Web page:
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I'd like to have a struct for every line I find in a text file. (So yeah, basically I want to define my struct, then count lines, and fill up my structs.)

In C++, C# it's fine. But I'm always lost in Python.

My structs would look like:

struct[0].name = "foo"  
struct[0].place = "Shop"  

struct[1].name = "bar"  
struct[1].place = "Home"  

And so on.
(Sorry for the lame question, hope other newbies (like me) will find it useful.)

Of course, feel free to edit the question (title) to reflect the real thing.

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If you continue to think in C++ or C#, you'll always be lost in Python. If you want to stop being lost in Python, you have to stop using C++ and C# terminology. It's hard to do, but it's the only way to get un-lost. We can't edit the title to reflect your understanding. You have to expand your understanding and then fix the title. You might want to read docs.python.org/dev/library/stdtypes.html again. –  S.Lott Apr 28 '11 at 20:35

8 Answers 8

up vote 7 down vote accepted

That's what named tuples are for.


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@S. Lott, why not just dicts which are not limited to more recent python versions. –  kanaka Apr 28 '11 at 20:38
@kanaka: ['foo'] is harder to type than .foo and adds no value (assuming the names are fixed. If the names are dynamic, you should propably use dicts, yeah). And 2.6 is hardly recent, you should be using it anyway unless you're forced not to by the production enviroment. –  delnan Apr 28 '11 at 20:40
@kanaka: It's easier to upgrade than it is to fool around with an inappropriate data structure. –  S.Lott Apr 28 '11 at 20:43
@S. Lott, there's nothing inappropriate about using python dicts for structured data like that. In fact I would argue that named tuples are inappropriate since they are a more obscure python type, they aren't native until 2.7 (whereas dicts have been there since the beginning) and the question does not imply that ordering is required for the named elements (which is where named tuples would be appropriate). And either you don't upgrade python very often, or you've done it so much you've forgotten how involved it is for non-admin people (the problem is the versioned modules, not python itself). –  kanaka Apr 29 '11 at 4:13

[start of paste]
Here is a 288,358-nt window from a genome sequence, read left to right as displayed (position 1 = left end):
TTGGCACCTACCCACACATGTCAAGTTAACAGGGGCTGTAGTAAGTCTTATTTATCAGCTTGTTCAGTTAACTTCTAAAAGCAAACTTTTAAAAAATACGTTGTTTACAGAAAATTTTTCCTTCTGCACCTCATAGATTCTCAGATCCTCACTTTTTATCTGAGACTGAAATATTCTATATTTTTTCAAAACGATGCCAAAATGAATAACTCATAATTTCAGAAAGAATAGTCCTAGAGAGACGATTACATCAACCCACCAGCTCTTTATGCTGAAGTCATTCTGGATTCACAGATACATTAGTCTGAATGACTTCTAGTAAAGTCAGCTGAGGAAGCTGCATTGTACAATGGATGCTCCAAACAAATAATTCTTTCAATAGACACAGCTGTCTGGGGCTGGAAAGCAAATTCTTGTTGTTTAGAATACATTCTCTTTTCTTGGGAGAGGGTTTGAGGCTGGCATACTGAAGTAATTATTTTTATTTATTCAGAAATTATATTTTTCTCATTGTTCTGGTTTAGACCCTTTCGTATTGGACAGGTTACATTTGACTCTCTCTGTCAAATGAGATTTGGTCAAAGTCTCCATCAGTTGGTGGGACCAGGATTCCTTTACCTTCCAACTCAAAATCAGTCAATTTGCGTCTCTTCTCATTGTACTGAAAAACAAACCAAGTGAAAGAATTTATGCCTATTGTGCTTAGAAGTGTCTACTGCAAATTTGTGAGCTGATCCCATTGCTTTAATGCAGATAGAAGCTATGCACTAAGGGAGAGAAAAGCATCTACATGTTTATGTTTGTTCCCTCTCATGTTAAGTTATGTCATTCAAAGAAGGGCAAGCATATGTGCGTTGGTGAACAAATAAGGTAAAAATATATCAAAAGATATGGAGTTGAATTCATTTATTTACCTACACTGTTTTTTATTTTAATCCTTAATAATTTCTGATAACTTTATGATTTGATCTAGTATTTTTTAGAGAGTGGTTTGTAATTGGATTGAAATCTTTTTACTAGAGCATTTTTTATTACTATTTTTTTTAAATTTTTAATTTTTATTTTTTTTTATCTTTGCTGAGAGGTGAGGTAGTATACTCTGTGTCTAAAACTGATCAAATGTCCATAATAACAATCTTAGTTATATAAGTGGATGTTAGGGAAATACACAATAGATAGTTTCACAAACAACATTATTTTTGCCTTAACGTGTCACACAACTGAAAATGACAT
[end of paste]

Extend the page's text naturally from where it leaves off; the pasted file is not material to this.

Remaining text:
@kanaka: "there's nothing inappropriate". True. But a named tuple is even more appropriate. I'm sorry your upgrades have been so painful, but that doesn't mean we should all stick with the 2.1 feature set. –  S.Lott Apr 29 '11 at 10:14

You want to create a class which contains name and place fields.

class Baz():
    "Stores name and place pairs"
    def __init__(self, name, place):
        self.name = name
        self.place = place

Then you'd use a list of instances of that class.

my_foos = []
my_foos.append(Baz("foo", "Shop"))
my_foos.append(Baz("bar", "Home"))

See also: classes (from the Python tutorial).

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How about a list of dicts?

mydictlist = [{"name":"foo", "place":"Shop"},
              {"name":"bar", "place":"Home"}]

Then you can do

>>> mydictlist[0]["name"]
>>> mydictlist[1]["place"]